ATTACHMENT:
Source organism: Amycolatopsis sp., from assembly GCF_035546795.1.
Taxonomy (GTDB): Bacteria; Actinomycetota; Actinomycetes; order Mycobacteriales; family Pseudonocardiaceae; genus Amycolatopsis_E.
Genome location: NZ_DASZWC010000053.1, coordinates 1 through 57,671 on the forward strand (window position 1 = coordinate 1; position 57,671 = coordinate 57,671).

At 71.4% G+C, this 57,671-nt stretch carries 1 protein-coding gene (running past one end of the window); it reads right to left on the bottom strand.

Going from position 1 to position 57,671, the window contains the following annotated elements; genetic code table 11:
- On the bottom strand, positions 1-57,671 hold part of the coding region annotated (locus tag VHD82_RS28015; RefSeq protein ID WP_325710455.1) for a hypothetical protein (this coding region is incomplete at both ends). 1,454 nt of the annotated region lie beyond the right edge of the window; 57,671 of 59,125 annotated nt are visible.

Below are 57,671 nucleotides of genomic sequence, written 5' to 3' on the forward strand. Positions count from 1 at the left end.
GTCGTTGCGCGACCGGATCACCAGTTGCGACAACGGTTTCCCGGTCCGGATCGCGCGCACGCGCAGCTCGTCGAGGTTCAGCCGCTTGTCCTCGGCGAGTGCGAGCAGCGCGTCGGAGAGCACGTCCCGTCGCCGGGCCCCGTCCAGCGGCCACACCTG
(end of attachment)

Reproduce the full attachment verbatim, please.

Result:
Source organism: Amycolatopsis sp., from assembly GCF_035546795.1.
Taxonomy (GTDB): Bacteria; Actinomycetota; Actinomycetes; order Mycobacteriales; family Pseudonocardiaceae; genus Amycolatopsis_E.
Genome location: NZ_DASZWC010000053.1, coordinates 1 through 57,671 on the forward strand (window position 1 = coordinate 1; position 57,671 = coordinate 57,671).

At 71.4% G+C, this 57,671-nt stretch carries 1 protein-coding gene (running past one end of the window); it reads right to left on the bottom strand.

Going from position 1 to position 57,671, the window contains the following annotated elements; genetic code table 11:
- On the bottom strand, positions 1-57,671 hold part of the coding region annotated (locus tag VHD82_RS28015; RefSeq protein ID WP_325710455.1) for a hypothetical protein (this coding region is incomplete at both ends). 1,454 nt of the annotated region lie beyond the right edge of the window; 57,671 of 59,125 annotated nt are visible.

Below are 57,671 nucleotides of genomic sequence, written 5' to 3' on the forward strand. Positions count from 1 at the left end.
GTCGTTGCGCGACCGGATCACCAGTTGCGACAACGGTTTCCCGGTCCGGATCGCGCGCACGCGCAGCTCGTCGAGGTTCAGCCGCTTGTCCTCGGCGAGTGCGAGCAGCGCGTCGGAGAGCACGTCCCGTCGCCGGGCCCCGTCCAGCGGCCACACCTG